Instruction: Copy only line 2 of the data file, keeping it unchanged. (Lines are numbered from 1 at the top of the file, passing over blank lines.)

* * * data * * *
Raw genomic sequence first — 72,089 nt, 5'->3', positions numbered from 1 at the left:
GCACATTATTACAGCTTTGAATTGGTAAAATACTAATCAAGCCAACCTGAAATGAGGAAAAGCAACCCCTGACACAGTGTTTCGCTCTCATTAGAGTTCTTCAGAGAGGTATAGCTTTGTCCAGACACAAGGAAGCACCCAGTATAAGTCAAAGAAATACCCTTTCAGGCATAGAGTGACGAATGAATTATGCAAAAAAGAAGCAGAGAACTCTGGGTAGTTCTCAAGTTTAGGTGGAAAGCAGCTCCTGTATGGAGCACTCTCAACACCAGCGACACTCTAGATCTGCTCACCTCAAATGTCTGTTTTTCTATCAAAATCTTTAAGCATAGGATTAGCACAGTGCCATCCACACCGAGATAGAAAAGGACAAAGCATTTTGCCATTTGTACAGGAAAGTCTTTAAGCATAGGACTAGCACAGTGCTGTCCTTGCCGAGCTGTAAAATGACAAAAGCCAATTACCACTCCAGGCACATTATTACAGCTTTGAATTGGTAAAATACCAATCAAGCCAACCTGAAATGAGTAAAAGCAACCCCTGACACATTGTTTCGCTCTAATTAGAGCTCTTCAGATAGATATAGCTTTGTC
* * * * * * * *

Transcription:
GCACATTATTACAGCTTTGAATTGGTAAAATACTAATCAAGCCAACCTGAAATGAGGAAAAGCAACCCCTGACACAGTGTTTCGCTCTCATTAGAGTTCTTCAGAGAGGTATAGCTTTGTCCAGACACAAGGAAGCACCCAGTATAAGTCAAAGAAATACCCTTTCAGGCATAGAGTGACGAATGAATTATGCAAAAAAGAAGCAGAGAACTCTGGGTAGTTCTCAAGTTTAGGTGGAAAGCAGCTCCTGTATGGAGCACTCTCAACACCAGCGACACTCTAGATCTGCTCACCTCAAATGTCTGTTTTTCTATCAAAATCTTTAAGCATAGGATTAGCACAGTGCCATCCACACCGAGATAGAAAAGGACAAAGCATTTTGCCATTTGTACAGGAAAGTCTTTAAGCATAGGACTAGCACAGTGCTGTCCTTGCCGAGCTGTAAAATGACAAAAGCCAATTACCACTCCAGGCACATTATTACAGCTTTGAATTGGTAAAATACCAATCAAGCCAACCTGAAATGAGTAAAAGCAACCCCTGACACATTGTTTCGCTCTAATTAGAGCTCTTCAGATAGATATAGCTTTGTC